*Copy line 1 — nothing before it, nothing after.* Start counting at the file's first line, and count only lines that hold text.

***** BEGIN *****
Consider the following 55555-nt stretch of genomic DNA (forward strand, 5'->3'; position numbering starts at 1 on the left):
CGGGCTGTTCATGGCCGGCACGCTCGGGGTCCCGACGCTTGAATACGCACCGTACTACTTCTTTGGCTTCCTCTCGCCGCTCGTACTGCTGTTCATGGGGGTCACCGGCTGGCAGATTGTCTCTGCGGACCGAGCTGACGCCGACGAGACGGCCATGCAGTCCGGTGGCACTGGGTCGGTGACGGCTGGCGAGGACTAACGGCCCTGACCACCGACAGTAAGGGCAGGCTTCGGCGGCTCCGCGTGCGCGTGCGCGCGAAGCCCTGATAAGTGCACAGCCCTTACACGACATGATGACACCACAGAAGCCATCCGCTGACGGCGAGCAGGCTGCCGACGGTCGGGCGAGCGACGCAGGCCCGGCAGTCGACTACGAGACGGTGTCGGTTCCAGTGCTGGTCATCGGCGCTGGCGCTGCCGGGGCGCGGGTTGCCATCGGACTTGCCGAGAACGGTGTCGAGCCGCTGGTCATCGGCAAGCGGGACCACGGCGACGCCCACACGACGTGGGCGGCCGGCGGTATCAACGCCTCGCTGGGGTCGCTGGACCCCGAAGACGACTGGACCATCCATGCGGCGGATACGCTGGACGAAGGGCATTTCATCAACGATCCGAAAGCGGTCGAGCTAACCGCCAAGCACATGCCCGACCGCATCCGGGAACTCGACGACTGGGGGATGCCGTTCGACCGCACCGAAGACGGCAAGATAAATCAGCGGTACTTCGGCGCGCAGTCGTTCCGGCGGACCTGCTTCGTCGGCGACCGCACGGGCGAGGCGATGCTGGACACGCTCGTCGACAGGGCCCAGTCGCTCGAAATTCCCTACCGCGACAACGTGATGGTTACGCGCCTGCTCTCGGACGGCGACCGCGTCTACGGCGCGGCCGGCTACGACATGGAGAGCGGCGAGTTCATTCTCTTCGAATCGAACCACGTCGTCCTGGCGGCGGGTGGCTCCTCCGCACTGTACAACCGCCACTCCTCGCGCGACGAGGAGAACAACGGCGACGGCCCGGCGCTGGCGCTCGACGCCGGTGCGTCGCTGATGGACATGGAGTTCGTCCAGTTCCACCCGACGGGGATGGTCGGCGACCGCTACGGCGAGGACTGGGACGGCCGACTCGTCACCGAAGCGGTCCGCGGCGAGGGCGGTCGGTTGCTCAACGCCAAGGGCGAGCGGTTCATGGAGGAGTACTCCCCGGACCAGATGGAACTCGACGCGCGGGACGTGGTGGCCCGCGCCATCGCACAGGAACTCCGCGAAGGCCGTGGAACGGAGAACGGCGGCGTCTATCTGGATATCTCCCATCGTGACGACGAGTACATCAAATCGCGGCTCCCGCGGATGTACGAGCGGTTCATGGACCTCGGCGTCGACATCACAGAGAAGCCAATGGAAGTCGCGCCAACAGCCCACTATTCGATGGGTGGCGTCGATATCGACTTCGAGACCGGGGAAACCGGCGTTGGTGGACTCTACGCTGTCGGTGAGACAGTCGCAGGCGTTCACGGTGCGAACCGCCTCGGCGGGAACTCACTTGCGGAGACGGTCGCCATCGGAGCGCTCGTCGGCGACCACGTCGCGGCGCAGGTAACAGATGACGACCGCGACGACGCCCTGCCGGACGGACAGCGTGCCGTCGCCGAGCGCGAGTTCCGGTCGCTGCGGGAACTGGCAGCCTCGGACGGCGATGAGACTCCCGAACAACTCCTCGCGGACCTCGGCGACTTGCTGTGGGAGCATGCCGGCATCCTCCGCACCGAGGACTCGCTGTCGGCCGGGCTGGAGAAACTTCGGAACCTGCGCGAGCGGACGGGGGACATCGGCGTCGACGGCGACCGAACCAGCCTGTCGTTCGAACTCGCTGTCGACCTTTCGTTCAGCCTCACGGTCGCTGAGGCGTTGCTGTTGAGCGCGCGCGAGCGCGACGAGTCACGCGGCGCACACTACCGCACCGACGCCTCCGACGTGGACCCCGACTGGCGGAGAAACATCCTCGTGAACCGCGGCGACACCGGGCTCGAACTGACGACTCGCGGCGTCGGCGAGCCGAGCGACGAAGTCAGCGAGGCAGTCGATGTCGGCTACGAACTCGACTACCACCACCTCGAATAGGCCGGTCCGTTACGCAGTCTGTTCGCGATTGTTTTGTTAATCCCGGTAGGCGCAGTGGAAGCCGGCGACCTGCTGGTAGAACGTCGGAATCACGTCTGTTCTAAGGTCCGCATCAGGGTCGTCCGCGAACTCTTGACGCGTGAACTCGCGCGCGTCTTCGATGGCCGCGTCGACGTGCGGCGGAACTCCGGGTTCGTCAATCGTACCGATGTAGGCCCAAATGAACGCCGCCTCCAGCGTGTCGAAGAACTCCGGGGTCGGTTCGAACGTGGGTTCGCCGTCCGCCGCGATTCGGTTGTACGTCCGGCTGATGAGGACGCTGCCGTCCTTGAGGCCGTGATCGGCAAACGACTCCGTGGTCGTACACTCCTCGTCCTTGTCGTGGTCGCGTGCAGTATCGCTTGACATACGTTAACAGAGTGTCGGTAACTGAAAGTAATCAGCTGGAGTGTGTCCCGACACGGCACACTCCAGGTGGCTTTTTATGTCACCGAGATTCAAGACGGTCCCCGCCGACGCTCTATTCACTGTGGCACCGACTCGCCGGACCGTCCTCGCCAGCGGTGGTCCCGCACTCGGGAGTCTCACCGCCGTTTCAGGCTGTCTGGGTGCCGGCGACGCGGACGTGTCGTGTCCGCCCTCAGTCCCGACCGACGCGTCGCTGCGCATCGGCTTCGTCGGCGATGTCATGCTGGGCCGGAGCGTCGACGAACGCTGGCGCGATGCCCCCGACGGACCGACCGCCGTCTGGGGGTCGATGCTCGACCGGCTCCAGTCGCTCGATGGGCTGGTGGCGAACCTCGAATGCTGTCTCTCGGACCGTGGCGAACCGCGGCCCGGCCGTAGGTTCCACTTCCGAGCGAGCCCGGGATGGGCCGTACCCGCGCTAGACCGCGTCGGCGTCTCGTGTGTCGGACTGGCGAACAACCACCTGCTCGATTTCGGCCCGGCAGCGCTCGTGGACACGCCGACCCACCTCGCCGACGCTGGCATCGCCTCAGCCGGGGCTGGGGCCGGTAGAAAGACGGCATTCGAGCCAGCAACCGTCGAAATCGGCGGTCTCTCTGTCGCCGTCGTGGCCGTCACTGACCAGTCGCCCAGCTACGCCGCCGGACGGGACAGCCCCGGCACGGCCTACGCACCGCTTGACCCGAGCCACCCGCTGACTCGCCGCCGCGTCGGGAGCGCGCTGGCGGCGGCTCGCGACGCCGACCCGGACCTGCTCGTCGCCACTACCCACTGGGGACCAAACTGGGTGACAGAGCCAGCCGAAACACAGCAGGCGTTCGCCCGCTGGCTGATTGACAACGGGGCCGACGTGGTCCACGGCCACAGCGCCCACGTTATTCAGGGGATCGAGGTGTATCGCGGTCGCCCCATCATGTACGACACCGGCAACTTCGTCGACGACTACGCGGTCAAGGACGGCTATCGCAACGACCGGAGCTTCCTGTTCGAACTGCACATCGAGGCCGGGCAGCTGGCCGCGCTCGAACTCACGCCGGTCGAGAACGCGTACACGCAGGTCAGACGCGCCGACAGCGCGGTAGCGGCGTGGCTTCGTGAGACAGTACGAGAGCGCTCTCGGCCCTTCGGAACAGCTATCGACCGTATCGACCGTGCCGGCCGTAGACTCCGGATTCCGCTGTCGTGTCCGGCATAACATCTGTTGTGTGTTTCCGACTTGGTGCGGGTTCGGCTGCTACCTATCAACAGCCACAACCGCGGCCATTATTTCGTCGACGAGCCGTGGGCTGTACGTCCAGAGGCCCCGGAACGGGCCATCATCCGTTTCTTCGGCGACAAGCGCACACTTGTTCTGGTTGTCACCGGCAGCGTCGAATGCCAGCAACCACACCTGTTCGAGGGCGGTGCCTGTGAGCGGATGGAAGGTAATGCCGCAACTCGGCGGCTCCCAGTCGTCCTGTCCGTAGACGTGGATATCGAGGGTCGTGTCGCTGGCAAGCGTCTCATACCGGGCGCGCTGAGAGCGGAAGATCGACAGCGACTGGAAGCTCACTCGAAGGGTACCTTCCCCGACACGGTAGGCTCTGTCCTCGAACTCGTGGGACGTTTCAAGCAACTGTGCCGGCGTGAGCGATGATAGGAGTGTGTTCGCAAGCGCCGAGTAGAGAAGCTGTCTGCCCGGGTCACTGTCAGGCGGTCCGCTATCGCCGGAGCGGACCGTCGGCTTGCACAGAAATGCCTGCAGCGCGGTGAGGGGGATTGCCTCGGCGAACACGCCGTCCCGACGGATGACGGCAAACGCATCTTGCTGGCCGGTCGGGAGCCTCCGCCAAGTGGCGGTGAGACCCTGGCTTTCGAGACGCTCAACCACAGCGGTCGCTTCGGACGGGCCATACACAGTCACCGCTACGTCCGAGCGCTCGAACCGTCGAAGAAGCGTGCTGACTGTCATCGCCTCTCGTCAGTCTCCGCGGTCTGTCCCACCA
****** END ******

Consider the following 55555-nt stretch of genomic DNA (forward strand, 5'->3'; position numbering starts at 1 on the left):